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Hannah Smith

Extracurricular activities: Wake Forest Dance Company

Q: How did you decide to major in physics?
A: I have always had a curious mind and a strong desire for a deeper understanding of the laws of nature. The physics classes I took in high school and in my first year of college opened my eyes to the vast number of intriguing scientific questions there are and the numerous benefits to society that solutions to these problems can give.

Q: What are your post-graduation plans?
A: In the fall, I will begin graduate school at Princeton, with full funding, to pursue a Ph.D. in electrical engineering. I have been awarded a National Science Foundation Graduate Research Fellowship, which is a 3-year fellowship that provides a stipend of $34,000 annually and a $12,000 cost-of-education allowance.

Q: What has it been like to conduct research in a physics lab?
A: Having the ability to conduct research on diverse projects in several labs at different universities has broadened my knowledge about many areas of research. There are numerous summer research programs specifically designed for undergraduate students. The one I participated in was a Research Experience for Undergraduates (REU), sponsored by the National Science Foundation (NSF). Universities all over the country prepare research projects for students and host students in a variety of STEM fields through NSF funding.

Q: What was your most interesting class and why?
A: The electronics class in the physics department, taught by Dr. Oana Jurchescu, was definitely my most interesting class. I asked to join her lab because of it.

Q: How have your mentors helped support your education?
A: My mentor, Professor Jurchescu, has inspired me with her own work and scholarship, and has encouraged me as I have worked on challenging projects and set demanding goals for myself. She has always been available to give me advice and help me put my best work forward.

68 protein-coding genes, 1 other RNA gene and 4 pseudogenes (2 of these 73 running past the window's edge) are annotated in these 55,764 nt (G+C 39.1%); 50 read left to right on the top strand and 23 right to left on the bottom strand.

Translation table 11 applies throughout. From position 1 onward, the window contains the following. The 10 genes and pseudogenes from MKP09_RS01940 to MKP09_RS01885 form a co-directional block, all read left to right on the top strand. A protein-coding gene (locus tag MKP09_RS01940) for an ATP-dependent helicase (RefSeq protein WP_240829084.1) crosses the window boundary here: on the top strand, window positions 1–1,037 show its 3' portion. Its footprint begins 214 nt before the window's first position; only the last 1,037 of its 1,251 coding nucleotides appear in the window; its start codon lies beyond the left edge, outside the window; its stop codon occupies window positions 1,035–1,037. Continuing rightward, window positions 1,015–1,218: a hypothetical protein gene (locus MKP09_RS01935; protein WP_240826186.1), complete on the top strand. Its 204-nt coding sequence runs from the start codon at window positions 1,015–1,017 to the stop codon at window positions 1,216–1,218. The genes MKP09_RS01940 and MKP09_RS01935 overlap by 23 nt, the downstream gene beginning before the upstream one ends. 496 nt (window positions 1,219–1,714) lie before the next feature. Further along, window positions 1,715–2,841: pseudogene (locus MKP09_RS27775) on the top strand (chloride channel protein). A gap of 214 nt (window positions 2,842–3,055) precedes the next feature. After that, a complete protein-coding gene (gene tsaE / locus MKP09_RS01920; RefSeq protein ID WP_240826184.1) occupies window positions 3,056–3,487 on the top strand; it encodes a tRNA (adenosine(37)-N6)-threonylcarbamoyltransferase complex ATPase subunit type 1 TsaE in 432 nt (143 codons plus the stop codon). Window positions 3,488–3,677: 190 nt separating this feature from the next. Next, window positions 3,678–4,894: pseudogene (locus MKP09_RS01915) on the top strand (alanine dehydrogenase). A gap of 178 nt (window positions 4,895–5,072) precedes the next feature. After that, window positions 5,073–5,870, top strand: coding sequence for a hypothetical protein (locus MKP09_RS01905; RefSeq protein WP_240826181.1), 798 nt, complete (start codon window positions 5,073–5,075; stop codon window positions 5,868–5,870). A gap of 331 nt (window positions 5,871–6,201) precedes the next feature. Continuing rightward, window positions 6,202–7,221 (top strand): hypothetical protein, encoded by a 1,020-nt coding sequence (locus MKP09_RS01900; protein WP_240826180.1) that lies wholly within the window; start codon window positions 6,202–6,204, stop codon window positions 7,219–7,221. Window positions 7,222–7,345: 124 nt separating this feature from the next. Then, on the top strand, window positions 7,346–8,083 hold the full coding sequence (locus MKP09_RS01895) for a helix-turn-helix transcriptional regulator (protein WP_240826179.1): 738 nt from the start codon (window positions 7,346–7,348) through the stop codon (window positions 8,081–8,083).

Q: What other interests have been important to you at Wake Forest?
A: My involvement in dance has been very important. I have taken ballet classes with Brantly Shapiro and Chris Martin and performed in ballet pieces in all of the dance concerts held each semester. The classes and performances have given me a creative outlet and provided me with a needed balance to my academic life.

Q: In what one way have you grown the most from first-year student to soon-to-be graduate?
A: The biggest change for me was figuring out what I wanted to do after I graduated. When I came to Wake Forest, I was excited about all of the possibilities for classes and avenues for learning, but I did not have a specific major or career goal in mind. The classes I took over the first couple of years helped me hone in on my desired major of physics, along with my computer science and mathematics minors. After getting involved in research, I discovered my passion for it and decided that it was what I wanted to do.